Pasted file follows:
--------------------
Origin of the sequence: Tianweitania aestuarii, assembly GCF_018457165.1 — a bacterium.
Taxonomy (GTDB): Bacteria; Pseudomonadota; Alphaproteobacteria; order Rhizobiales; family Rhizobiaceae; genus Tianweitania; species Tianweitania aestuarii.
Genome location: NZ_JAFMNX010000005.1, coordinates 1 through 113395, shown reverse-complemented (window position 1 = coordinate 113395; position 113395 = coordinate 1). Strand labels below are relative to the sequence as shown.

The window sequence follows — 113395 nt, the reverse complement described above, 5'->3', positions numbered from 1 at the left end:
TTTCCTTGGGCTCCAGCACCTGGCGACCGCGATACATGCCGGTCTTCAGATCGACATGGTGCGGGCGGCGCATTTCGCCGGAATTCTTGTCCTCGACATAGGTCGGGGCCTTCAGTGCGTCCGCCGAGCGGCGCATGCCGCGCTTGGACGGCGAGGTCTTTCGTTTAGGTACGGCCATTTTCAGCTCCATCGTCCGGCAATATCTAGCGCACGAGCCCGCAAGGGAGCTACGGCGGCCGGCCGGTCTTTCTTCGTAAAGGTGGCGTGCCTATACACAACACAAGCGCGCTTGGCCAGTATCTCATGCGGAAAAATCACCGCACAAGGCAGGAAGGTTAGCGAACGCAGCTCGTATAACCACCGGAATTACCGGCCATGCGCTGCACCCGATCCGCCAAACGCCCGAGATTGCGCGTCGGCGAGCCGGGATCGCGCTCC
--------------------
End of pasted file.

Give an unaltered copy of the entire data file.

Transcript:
Origin of the sequence: Tianweitania aestuarii, assembly GCF_018457165.1 — a bacterium.
Taxonomy (GTDB): Bacteria; Pseudomonadota; Alphaproteobacteria; order Rhizobiales; family Rhizobiaceae; genus Tianweitania; species Tianweitania aestuarii.
Genome location: NZ_JAFMNX010000005.1, coordinates 1 through 113395, shown reverse-complemented (window position 1 = coordinate 113395; position 113395 = coordinate 1). Strand labels below are relative to the sequence as shown.

The window sequence follows — 113395 nt, the reverse complement described above, 5'->3', positions numbered from 1 at the left end:
TTTCCTTGGGCTCCAGCACCTGGCGACCGCGATACATGCCGGTCTTCAGATCGACATGGTGCGGGCGGCGCATTTCGCCGGAATTCTTGTCCTCGACATAGGTCGGGGCCTTCAGTGCGTCCGCCGAGCGGCGCATGCCGCGCTTGGACGGCGAGGTCTTTCGTTTAGGTACGGCCATTTTCAGCTCCATCGTCCGGCAATATCTAGCGCACGAGCCCGCAAGGGAGCTACGGCGGCCGGCCGGTCTTTCTTCGTAAAGGTGGCGTGCCTATACACAACACAAGCGCGCTTGGCCAGTATCTCATGCGGAAAAATCACCGCACAAGGCAGGAAGGTTAGCGAACGCAGCTCGTATAACCACCGGAATTACCGGCCATGCGCTGCACCCGATCCGCCAAACGCCCGAGATTGCGCGTCGGCGAGCCGGGATCGCGCTCC